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SMB-Winning aims to bring Guinea’s Simandou iron ore to market in 2025

China-backed consortium SMB-Winning aims to bring blocks 1 and 2 of Guinea’s massive Simandou iron ore deposit into production by 2025, Société Minière de Boké Chairman Fadi Wazni said, a tight timetable for a huge mine and infrastructure project.

The consortium – which includes Singapore’s Winning Shipping, Guinean mining logistics firm United Mining Supply (UMS), Chinese aluminium producer Shandong Weiqiao, and Guinea’s government – won a $14 billion government tender in November 2019 to develop the blocks.

“2025 is what we are aiming to,” Wazni said at the Financial Times Mining Summit. “I have to say that, if you look at our record with bauxite… we are fairly confident we will meet this target.”

Société Minière de Boké (SMB), a company founded in 2014 which is also controlled by the consortium, has rapidly risen to become Guinea’s biggest bauxite exporter.

The SMB-Winning consortium is developing Simandou through a new company, Winning Consortium Simandou.

Simandou, in Guinea’s remote south-eastern corner, is the largest known deposit of its kind, holding more than 2 billion tonnes of high-grade ore.

Blocks 3 and 4 of Simandou are owned 45.05% by Rio Tinto , with Chinalco holding 39.95% and Guinea’s government holding 15%.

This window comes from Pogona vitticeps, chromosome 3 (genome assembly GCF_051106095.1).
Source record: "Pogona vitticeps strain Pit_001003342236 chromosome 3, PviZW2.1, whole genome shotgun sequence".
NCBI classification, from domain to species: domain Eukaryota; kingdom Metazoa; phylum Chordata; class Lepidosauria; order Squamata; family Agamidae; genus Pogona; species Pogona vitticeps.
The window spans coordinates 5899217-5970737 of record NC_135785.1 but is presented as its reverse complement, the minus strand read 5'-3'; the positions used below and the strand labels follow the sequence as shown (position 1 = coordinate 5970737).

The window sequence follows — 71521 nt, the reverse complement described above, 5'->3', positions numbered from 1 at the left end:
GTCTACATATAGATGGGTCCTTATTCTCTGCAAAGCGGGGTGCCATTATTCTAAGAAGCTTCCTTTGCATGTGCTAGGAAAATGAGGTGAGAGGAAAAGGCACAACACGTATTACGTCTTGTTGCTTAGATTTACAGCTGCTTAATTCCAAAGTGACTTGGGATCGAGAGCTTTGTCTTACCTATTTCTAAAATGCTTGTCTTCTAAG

Guinea’s government requires the developers of Simandou to build a 650 km (400 mile) railway, dubbed the Transguinéen, and a deepwater port to transport the ore from the remote southeastern corner of Guinea to the coast for export.

“We already have in hand the technical capability to undertake the construction of the Transguinéen railway,” Wazni said, adding that SMB-Winning has had contact with Rio about potentially transporting their ore on the railway.

“The more we have tonnes, the happier we are,” he said, adding that cargo is needed to make the infrastructure viable.

Guinea’s mines minister Abdoulaye Magassouba said the infrastructure is a bigger issue for government than the mine itself, and that SMB-Winning has a good track record in the country.

The industry is watching Rio and SMB-Winning closely to see how they will develop the deposit, a process which has been delayed for decades by protracted legal disputes and high costs.

Mining investor Robert Friedland, whose High Power Exploration company is developing the Nimba iron ore mine in Guinea, said the country has “the beluga caviar” of iron ore and bauxite.
Source: Reuters (Reporting by Helen Reid and Tanisha Heiberg; editing by Jason Neely, Kirsten Donovan)

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